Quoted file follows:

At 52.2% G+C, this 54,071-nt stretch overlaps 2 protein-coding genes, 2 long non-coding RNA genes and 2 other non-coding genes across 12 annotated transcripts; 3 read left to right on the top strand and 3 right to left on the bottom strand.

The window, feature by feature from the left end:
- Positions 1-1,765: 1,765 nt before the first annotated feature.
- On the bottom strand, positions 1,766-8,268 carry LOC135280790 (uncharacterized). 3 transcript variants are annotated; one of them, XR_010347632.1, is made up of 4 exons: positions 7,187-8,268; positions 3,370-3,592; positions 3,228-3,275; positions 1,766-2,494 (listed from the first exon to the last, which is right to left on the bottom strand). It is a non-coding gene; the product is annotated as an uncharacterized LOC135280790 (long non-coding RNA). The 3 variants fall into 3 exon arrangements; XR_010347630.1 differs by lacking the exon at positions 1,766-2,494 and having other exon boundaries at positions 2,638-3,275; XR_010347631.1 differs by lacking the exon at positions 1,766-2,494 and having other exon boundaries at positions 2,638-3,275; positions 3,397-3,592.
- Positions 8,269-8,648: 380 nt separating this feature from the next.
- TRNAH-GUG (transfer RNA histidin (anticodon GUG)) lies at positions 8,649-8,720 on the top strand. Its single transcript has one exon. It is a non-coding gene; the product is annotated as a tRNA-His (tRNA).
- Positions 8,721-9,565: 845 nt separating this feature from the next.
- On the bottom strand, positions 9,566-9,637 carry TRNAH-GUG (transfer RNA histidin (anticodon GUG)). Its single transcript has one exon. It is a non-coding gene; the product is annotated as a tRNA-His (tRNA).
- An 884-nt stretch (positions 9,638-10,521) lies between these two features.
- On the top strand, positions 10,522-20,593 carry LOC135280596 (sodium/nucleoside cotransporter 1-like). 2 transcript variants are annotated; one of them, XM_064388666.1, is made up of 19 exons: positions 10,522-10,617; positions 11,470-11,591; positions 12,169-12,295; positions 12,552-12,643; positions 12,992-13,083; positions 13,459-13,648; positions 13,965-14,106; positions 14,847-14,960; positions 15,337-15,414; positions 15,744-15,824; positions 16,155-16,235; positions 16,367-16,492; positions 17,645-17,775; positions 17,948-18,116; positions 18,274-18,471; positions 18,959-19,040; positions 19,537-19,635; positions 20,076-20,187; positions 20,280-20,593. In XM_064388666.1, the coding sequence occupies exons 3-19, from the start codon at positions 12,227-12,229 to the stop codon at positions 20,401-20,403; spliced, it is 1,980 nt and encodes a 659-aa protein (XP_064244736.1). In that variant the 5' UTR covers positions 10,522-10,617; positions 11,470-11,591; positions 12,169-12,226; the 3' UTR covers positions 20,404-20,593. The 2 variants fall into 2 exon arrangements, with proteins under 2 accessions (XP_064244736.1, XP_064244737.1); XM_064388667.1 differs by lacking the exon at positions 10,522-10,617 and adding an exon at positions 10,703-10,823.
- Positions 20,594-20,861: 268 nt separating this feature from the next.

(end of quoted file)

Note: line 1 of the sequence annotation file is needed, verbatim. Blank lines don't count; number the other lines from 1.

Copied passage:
At 52.2% G+C, this 54,071-nt stretch overlaps 2 protein-coding genes, 2 long non-coding RNA genes and 2 other non-coding genes across 12 annotated transcripts; 3 read left to right on the top strand and 3 right to left on the bottom strand.